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Somewhere along the line, I think I once described some of our discussions as being the same as astronomers loudly debating whether Pluto is a minor planet or a major planet. (http://cunninghamabovetherim.blogspot.com/2009/09/atr-records-management-as-science.html) This is one of those conversations.

While there are circumstances where the definition of a "record" very clearly comes into play, what I have found is that in my world, it really doesn't matter. If it exists, it is discoverable and playing semantic games over language has little bearing for the vast majority of stuff stored on a computer. The data is going to be forensically collected, search terms applied, then a herd of lawyers and paralegals are going to decide if the data has relevance. Maybe, just maybe, if an organization has a very formalized and routinized manner of declaring "records", then that definition will come into play. Otherwise, all that data is evidence to be produced.

Let's take a short step backwards to last night. Some of you may recall my post about imaging. I neglectfully didn't use the term "object" when describing the contents of a document management system. In my mind, "object" has a very definitive understanding as any electronic file which is sensible by itself through a computer program. What this means is that if I have a single file on my computer, I can make sense of the contents of that file by using some application on my computer. I don't need to have any other files associated with that file. The point being to distinguish an image, "document". photo, sound clip, video, etc. as a single recorded entity in comparison to a system of files required to make sense of a relational database or a website, or other more complex and dynamic system. In my world, I can manage an object by itself, but I have to manage a system more holistically because of the dependencies between the various elements of the
 system (which arguably may be a series of data files that look like objects). The likelihood that you will maintain a "system" in a ERMS or EDMS is pretty remote, but you can retain most objects in either sort of system. At the end of the day, we get to our definitions of "structured information" and "unstructured information" (which many folks get mixed up anyway, so how do those terms help?).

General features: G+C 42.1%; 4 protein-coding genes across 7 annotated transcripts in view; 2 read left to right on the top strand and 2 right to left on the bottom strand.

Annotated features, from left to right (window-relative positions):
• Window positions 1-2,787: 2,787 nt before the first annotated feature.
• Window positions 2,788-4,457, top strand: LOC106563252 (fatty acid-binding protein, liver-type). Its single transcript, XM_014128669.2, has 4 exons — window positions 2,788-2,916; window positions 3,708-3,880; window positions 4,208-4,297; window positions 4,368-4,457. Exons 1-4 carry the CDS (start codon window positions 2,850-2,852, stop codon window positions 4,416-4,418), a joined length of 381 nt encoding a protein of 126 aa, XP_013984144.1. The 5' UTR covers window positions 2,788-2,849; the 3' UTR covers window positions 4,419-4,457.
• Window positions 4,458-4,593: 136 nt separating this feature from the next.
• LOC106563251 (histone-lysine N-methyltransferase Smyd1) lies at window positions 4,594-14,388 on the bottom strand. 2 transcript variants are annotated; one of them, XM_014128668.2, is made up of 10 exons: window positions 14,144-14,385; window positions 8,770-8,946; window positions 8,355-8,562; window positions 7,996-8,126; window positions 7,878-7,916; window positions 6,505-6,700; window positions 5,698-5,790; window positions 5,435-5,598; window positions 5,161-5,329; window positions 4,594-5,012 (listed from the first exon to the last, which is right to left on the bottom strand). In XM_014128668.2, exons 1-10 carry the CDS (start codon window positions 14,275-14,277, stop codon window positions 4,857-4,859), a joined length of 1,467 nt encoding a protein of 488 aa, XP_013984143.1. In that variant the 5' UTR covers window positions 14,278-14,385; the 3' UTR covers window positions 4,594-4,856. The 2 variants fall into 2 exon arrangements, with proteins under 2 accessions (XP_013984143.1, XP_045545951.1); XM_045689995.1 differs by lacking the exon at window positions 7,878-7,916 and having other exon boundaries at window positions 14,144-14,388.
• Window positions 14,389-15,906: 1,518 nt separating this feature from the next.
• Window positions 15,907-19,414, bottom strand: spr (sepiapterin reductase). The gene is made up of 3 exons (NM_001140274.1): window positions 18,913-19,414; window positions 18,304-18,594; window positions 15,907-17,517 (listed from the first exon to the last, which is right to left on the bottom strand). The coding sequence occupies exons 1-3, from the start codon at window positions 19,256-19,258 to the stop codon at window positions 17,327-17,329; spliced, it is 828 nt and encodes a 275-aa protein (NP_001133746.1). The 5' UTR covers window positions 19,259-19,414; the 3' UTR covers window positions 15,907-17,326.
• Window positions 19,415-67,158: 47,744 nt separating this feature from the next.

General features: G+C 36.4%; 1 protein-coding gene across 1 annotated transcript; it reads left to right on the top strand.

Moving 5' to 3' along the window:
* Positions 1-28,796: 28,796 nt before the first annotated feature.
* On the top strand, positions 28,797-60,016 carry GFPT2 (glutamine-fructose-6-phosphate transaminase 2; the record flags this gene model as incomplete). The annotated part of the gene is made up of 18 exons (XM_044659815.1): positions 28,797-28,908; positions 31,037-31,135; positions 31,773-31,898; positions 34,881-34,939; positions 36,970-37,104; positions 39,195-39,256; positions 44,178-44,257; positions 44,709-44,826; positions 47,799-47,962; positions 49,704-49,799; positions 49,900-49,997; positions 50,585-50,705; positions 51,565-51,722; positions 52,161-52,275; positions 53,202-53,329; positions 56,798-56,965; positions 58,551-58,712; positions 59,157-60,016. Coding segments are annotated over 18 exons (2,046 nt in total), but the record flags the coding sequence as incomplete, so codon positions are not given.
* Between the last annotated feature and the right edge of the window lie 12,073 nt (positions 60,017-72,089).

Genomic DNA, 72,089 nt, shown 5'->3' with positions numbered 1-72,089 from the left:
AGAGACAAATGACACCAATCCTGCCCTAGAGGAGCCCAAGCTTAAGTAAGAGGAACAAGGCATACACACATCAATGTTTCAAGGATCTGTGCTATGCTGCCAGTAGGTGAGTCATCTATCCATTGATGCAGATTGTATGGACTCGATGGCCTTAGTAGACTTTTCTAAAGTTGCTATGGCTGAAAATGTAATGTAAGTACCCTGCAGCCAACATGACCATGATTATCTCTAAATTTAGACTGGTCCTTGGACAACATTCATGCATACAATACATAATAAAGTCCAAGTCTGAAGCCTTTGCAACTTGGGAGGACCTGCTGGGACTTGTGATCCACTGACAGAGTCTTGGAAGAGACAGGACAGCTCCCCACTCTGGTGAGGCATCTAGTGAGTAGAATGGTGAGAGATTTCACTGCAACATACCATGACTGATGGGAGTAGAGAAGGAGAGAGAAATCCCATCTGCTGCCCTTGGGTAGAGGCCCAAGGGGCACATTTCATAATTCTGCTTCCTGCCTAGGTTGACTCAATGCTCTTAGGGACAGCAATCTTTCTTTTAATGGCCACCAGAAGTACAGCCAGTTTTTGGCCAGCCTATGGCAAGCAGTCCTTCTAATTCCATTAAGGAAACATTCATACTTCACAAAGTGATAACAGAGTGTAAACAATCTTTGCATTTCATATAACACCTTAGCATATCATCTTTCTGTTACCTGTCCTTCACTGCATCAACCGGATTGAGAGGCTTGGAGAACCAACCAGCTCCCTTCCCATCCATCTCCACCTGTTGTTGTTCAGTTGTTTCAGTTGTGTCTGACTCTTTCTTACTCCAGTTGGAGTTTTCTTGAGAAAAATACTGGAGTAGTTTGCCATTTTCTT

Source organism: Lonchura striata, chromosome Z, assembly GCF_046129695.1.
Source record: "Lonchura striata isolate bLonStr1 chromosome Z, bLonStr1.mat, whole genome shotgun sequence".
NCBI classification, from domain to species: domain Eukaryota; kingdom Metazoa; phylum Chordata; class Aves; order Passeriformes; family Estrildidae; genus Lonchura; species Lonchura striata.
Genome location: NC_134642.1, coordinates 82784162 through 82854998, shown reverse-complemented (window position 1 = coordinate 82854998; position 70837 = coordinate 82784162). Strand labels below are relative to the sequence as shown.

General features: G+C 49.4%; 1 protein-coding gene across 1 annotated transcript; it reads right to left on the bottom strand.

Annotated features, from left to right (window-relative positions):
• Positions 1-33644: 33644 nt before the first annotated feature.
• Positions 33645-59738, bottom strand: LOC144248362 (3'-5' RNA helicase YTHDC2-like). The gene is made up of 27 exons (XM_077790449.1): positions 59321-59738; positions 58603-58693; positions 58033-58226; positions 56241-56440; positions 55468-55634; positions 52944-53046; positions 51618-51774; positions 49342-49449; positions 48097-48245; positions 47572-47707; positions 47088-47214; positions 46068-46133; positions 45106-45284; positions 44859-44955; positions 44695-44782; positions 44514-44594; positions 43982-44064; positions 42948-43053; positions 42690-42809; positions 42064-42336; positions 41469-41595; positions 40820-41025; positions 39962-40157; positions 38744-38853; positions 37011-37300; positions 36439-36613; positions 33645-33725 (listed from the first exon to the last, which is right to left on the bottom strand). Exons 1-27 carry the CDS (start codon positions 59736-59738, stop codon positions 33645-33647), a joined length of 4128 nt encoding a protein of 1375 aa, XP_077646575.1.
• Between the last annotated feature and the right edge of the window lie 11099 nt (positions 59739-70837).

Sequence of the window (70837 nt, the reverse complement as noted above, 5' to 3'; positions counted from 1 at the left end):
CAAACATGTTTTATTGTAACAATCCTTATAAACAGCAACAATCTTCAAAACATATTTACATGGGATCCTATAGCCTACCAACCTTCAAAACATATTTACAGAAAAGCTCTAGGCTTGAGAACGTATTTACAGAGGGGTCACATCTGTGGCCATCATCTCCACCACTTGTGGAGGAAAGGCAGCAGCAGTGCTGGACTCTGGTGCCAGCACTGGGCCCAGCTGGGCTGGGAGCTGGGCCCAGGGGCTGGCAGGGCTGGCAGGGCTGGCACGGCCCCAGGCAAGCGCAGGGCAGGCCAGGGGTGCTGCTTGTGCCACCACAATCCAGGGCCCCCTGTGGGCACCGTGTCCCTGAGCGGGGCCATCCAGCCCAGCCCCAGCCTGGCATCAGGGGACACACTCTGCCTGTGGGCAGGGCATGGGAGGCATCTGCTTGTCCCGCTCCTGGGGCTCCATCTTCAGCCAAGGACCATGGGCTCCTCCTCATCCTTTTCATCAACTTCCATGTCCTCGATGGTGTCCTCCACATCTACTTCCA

I dislike using the term "document" because people tend to equate "document" to paper alone. Likewise, the term "record" tends to make people think of paper alone. "Object" is more vague as to form and in the IT world, has meaning. But, as we've seen here, "object" (to Larry) will refer to a physical form like a bullet or a tissue sample. Some folks refer to these items as "ephemera", or "artifacts". But "artifacts" has a different meaning to the IT crowd. "Ephemera" has a specific documentary meaning to the archives crowd.


I suspect that all of this confusion is why the legal crowd has settled upon the term "electronically stored information" to encompass structured and unstructured information. Everything else is then some sort of physical information or a physical object.

And now I return to Ms. Tan's original question. I imagine that Ms. Tan has some sort of relevant work problem that she's trying to solve. But I'm not certain that the question is ultimately relevant for a whole lot of semantic reasons that I've demonstrated above. 


As I concluded in my referenced blog post, what we do is not a science. As demonstrated above, our language is not precise enough, and even if precise, is rarely relevant.  If a lawyer is going to make an argument that the stuff stored in a document management system is not evidence because it was never declared a record, I suspect that the judge will benchslap that lawyer into oblivion. I suppose, somewhere, there is a formal record-keeping system so precise that you could make that argument, but if there is, I have never seen it.

At the risk of sounding like Hugh, the problem with our profession remains that we do not have a standardized body of knowledge that is universally accepted. And that means, having current and relevant definitions, operating procedures, controls, and measures. We have lots of one-off anecdotes and expert thoughts (including plenty of mine). We have any number of articles, research papers, and books. But most of these items contain very little tried and tested and accepted knowledge that has a formal standing and universal understanding. Our Standards are as close as we get, but they tend to be quite technical and limited in nature, or, in the case of ISO 15489, have no teeth or requiring language. In other words, we're really good at a standard nomenclature for describing the craters on Pluto, but we're having trouble fitting Pluto into the known universe.

Friday afternoon lecture concludes...

 
Patrick Cunningham, CRM, CIP, FAI
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"Perpetual optimism is a force multiplier." 
-- Colin Powell

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